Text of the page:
To create these fused proteins, EmpireGene designed plasmids, circular pieces of DNA, which contained the genetic code for HIRMAb’s two subunits as well as one of the two neurotrophins. Many gel electrophoresis tests were performed to ensure that the gene editing was successful. The next test was to see if this genetic code led to the production of the correct proteins. Thus, the plasmids were added to a dish of E. coli bacteria. The bacteria uptook the plasmids and were then found to produce and secrete the fused proteins that EmpireGene had intended them to. Next, these plasmids were transfected into the mammalian cell line known as CHO-K1 to avoid the use of animal testing in the lab.

The next step was to test if CHO-K1 cells could produce the intended proteins, and that these proteins would pass through the BBB. They added the media that the transfected CHO-K1 cells were grown in to the upper compartment of a transwell. In theory, the cells should have secreted the “Trojan horse” fused proteins into this media. This was separated from the lower compartment by a model of the BBB. If the Trojan horse approach to transporting the neurotrophins was effective, then the fused proteins should have been found in the lower compartment, having successfully passed across the membrane.

However, the presence of NT-3 and FGF-2 was not detected in the lower compartment. Further study allowed the EmpireGene team to conclude that the problem likely lay in a mutation that caused the generation of the fused proteins in the CHO-K1 cells to terminate early. Gel electrophoresis alone was used to confirm that plasmids appeared the way they should. This would not necessarily detect a small mutation creating an early stop codon in the DNA sequence, as this would only be made clear through genetic sequencing.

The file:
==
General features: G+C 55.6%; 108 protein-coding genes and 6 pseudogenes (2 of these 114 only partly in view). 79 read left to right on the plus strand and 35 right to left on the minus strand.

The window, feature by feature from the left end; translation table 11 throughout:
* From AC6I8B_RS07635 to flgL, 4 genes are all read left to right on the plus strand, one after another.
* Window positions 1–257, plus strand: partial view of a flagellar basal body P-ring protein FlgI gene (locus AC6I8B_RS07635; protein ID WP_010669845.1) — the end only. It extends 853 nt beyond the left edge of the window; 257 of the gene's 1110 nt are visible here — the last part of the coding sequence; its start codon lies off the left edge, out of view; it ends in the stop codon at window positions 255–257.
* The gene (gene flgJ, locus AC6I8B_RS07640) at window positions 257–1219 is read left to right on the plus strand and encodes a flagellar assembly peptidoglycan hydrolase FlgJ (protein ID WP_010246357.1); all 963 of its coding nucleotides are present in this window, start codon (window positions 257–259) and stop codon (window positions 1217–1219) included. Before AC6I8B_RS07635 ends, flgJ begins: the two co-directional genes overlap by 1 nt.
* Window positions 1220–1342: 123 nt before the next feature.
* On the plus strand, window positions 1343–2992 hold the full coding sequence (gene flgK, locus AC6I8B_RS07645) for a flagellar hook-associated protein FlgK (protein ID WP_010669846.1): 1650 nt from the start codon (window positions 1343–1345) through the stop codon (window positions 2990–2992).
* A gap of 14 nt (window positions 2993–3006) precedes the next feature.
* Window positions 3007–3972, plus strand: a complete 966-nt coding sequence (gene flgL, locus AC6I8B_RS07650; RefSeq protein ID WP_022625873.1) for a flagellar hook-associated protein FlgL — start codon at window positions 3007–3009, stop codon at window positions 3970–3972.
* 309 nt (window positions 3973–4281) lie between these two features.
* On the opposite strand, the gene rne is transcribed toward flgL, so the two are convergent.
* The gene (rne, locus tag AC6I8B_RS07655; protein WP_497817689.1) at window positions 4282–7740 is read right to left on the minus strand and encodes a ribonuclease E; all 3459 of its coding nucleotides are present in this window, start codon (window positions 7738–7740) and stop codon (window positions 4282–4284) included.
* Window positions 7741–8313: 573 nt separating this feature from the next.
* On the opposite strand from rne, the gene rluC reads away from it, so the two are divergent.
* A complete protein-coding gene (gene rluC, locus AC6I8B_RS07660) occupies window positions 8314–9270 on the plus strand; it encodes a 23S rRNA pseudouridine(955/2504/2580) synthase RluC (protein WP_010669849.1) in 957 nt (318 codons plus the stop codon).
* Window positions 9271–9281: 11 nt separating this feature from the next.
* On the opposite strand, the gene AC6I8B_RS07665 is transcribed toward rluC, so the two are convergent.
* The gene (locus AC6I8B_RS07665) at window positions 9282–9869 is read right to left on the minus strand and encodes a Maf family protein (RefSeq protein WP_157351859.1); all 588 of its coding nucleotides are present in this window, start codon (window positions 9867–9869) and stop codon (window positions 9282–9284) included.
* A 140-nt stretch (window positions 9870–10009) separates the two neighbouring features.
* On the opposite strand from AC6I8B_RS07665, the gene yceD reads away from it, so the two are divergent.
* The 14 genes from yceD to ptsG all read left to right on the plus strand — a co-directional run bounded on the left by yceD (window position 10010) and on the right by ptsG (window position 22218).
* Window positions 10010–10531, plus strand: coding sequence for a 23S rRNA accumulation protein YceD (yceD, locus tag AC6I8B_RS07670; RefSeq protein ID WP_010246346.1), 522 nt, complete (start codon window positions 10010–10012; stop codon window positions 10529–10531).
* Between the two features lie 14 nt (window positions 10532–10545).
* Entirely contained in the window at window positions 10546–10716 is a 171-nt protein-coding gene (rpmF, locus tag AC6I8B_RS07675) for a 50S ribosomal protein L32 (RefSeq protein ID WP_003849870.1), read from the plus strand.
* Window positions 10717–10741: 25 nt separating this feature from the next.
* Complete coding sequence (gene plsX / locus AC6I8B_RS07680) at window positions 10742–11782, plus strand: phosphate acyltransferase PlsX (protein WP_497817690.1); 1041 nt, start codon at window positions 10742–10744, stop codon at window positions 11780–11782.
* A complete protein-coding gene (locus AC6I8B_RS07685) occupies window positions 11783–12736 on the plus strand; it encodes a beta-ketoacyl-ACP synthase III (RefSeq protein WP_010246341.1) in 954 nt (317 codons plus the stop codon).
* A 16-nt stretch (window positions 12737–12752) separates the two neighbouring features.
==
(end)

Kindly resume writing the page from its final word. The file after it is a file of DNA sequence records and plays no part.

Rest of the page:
Due to the timeline of the competition, the experiment could not be redone in time for the presentation in Paris. Experimentation lasted the entire summer and well into October. Even though this was not the desired result, it did not disprove the team’s hypothesis that the fused Trojan horse protein would be able to pass through the BBB. The results from the E. coli bacteria’s production of the intended proteins along with the ability of these proteins to bind to the insulin receptor indicate that the potential for this new therapy remains, though further testing is required.

EmpireGene is confident that their results are a major step forward in the scientific research field of stroke recovery. “With research comes complications and trial and error, so I was a bit upset that the experiment didn’t fully work out, but overall really happy because that’s a huge part [of the process],” said team member Hailey Seltzer. Seltzer’s passion for science began as a freshman taking Modern Biology, and says that participating in iGEM allowed her to find her love of research. She encourages other students to explore opportunities in the lab: “Find a professor that conducts research or a competition similar to [iGEM] and just go for it. If you end up liking research, there’s a whole host of opportunities waiting for you.”